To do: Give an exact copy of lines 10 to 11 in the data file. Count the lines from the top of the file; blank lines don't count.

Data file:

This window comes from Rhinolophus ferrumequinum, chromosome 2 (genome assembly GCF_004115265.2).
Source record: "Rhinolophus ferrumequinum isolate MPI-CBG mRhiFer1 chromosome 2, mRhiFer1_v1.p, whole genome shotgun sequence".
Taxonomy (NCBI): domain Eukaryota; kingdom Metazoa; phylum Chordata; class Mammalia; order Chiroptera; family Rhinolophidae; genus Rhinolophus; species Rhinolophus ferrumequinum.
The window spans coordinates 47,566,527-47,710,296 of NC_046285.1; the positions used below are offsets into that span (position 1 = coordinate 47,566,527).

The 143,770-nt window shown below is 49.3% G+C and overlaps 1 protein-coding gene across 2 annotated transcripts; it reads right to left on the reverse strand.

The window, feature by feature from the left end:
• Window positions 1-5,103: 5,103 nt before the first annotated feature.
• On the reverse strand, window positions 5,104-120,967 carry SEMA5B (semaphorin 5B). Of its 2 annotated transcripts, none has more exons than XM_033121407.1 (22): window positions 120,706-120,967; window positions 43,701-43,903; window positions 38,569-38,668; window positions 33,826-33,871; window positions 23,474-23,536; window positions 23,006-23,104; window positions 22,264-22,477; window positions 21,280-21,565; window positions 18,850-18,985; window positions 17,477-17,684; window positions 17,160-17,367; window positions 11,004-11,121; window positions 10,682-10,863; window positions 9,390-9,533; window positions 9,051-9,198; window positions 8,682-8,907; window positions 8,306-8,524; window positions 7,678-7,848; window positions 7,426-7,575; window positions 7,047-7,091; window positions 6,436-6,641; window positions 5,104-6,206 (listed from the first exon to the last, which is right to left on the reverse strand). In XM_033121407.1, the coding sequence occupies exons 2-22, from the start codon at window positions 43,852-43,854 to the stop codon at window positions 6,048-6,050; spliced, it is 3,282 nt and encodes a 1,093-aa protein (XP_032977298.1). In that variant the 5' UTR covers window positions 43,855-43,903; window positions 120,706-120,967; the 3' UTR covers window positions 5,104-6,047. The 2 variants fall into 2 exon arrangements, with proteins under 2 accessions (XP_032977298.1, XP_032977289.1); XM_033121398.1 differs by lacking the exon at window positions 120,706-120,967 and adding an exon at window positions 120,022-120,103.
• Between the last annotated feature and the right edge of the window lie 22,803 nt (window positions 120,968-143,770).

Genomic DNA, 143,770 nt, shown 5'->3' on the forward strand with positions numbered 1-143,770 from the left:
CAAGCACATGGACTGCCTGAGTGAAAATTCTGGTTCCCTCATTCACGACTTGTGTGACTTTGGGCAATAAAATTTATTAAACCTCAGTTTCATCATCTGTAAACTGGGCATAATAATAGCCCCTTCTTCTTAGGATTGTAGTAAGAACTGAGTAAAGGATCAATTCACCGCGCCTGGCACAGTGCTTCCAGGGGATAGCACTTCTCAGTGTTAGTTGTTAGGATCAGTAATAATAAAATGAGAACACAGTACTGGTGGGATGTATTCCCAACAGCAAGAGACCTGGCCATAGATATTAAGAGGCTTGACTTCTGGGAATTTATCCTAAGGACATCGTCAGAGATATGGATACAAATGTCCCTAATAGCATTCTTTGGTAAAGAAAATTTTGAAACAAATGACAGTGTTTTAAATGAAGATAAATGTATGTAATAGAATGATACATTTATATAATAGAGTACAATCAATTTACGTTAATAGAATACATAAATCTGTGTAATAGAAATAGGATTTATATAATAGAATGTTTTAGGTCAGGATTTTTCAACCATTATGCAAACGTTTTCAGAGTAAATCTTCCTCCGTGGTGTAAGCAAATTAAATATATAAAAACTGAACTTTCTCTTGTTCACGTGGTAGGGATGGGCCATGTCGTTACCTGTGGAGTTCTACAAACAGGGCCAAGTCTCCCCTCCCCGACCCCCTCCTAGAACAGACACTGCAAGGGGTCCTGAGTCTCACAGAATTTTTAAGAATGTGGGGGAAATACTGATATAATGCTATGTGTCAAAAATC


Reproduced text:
Genomic DNA, 143,770 nt, shown 5'->3' on the forward strand with positions numbered 1-143,770 from the left:
CAAGCACATGGACTGCCTGAGTGAAAATTCTGGTTCCCTCATTCACGACTTGTGTGACTTTGGGCAATAAAATTTATTAAACCTCAGTTTCATCATCTGTAAACTGGGCATAATAATAGCCCCTTCTTCTTAGGATTGTAGTAAGAACTGAGTAAAGGATCAATTCACCGCGCCTGGCACAGTGCTTCCAGGGGATAGCACTTCTCAGTGTTAGTTGTTAGGATCAGTAATAATAAAATGAGAACACAGTACTGGTGGGATGTATTCCCAACAGCAAGAGACCTGGCCATAGATATTAAGAGGCTTGACTTCTGGGAATTTATCCTAAGGACATCGTCAGAGATATGGATACAAATGTCCCTAATAGCATTCTTTGGTAAAGAAAATTTTGAAACAAATGACAGTGTTTTAAATGAAGATAAATGTATGTAATAGAATGATACATTTATATAATAGAGTACAATCAATTTACGTTAATAGAATACATAAATCTGTGTAATAGAAATAGGATTTATATAATAGAATGTTTTAGGTCAGGATTTTTCAACCATTATGCAAACGTTTTCAGAGTAAATCTTCCTCCGTGGTGTAAGCAAATTAAATATATAAAAACTGAACTTTCTCTTGTTCACGTGGTAGGGATGGGCCATGTCGTTACCTGTGGAGTTCTACAAACAGGGCCAAGTCTCCCCTCCCCGACCCCCTCCTAGAACAGACACTGCAAGGGGTCCTGAGTCTCACAGAATTTTTAAGAATGTGGGGGAAATACTGATATAATGCTATGTGTCAAAAATC